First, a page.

“Some PBMs are even recommending moving certain generics into a higher co-pay tier,” the report said.
While the spike in the price of generics has provided many pharmacies with higher top-line growth, it also has driven down bottom-line profitability and led consumers and plan payers to shy away from some generics.
“Overall increases in the amounts we pay to procure generic drugs … could have a significant adverse effect on our profitability,” a spokesman for Walgreens Boots Alliance said. “In addition, our gross profit margins would be adversely affected by continued generic inflation to the extent we are not able to offset such cost increases.”
Like other community pharmacies across the country, Walgreens said it is hoping to combat the price hikes through changes in its procurement procedures and revamped contracts with suppliers and payers.
Making an impact
Advocacy for the community pharmacy industry and the advancement of the profession is a big part of the job at Drug Store News. That said, this has been a busy month even by our standards.
In March, DSN published the fourth edition of RxImpact, a special stand-alone report that we produce to help educate lawmakers about the ever-expanding role community pharmacy plays in our nation’s healthcare system. The issues are stuffed into kits that National Association of Chain Drug Store members leave behind with members of Congress, during desk-side meetings that are organized by NACDS. In addition, DSN ensures that every member of the Senate and the House of Representatives — as well as key House staffers — is hand-delivered a copy of RxImpact.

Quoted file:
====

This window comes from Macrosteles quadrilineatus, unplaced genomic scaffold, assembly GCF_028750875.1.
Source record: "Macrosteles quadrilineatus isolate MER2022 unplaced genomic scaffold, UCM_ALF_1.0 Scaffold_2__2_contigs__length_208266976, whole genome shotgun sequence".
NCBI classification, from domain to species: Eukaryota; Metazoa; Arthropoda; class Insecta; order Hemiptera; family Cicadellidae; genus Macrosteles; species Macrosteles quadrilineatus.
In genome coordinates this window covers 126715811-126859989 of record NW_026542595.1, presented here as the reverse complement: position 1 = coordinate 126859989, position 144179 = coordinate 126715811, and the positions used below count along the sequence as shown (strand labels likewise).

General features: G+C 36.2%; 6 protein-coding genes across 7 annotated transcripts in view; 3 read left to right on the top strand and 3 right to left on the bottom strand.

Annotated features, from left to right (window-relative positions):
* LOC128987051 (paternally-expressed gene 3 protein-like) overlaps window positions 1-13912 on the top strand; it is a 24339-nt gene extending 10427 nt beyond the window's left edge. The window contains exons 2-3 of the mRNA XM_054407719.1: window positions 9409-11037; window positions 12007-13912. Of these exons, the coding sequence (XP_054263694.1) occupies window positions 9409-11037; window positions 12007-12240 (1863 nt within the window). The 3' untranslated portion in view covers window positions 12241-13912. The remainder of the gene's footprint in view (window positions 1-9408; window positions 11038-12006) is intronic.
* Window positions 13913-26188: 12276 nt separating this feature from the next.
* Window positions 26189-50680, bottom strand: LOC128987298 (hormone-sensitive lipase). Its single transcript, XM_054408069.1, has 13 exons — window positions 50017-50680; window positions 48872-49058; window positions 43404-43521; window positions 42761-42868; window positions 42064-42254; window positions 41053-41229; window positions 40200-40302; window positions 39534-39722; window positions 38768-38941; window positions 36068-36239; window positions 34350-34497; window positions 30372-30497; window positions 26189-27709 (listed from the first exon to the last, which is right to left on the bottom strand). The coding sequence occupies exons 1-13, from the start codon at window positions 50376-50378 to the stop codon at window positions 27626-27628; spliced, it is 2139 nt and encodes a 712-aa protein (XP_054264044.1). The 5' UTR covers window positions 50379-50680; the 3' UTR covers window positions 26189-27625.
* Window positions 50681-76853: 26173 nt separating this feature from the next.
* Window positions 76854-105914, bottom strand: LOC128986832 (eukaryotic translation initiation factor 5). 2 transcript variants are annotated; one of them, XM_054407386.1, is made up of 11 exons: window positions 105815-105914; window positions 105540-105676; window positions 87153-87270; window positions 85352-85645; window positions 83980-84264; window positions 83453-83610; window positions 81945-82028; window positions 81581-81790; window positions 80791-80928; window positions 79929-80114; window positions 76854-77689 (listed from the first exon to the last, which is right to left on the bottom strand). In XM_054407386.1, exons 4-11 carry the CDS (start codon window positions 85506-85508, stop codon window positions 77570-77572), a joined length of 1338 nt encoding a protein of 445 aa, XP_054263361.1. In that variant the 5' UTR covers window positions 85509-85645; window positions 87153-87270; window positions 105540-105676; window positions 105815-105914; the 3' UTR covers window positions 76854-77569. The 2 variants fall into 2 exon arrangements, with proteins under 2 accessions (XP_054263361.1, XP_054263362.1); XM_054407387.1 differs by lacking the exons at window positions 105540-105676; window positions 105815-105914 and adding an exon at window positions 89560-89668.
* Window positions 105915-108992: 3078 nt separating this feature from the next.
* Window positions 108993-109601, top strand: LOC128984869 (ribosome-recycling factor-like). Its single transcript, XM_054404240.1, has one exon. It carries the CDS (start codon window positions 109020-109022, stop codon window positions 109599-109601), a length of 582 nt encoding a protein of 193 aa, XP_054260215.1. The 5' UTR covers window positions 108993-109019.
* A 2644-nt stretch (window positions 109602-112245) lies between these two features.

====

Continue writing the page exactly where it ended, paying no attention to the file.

Why? We want them to understand your story.
If you missed RxImpact, the digital version is available at www.drugstorenews.com/rx-impact-march-2015. When a reporter or a politician, or anyone, wants to know more about what community pharmacy can do — and is doing — to improve affordability and access to health care, give them a copy.
But RxImpact is not the only thing DSN does by way of advocacy work. It is an ongoing fight to tell the story of community pharmacy to people outside of the industry, who, nonetheless make decisions everyday that dramatically impact your business.
Sometimes these issues are about patient rights. Like the work DSN has done to help raise awareness among lawmakers and the news media about the other side of the prescription drug abuse story in America — the problem created by new DEA regulations that make it difficult for honest patients battling chronic pain to access the medications they need to live their lives.
To help set the record straight here, DSN sent an op-ed to The Hill, which it published April 14 (http://thehill.com/blogs/congress-blog/ healthcare/238656-complex-pain-med-prob-lems-demand-holistic-coverage-action). In it, I argue for the passage of the Ensuring Patient Access and Effective Drug Enforcement Act (S. 483/H.R. 471), which would create a seat at the table for community pharmacy and other important stakeholders with drug enforcement and health agencies to create a better solution than the current DEA regulations.
Our work here didn’t just begin overnight. A year ago, DSN created a special microsite at www.drugstorenews.com/pain-management to help give a face to the honest patients who had become victims of flawed policy.
Advocacy — telling your story — is a big part of the job at DSN. And it’s a job we take very seriously.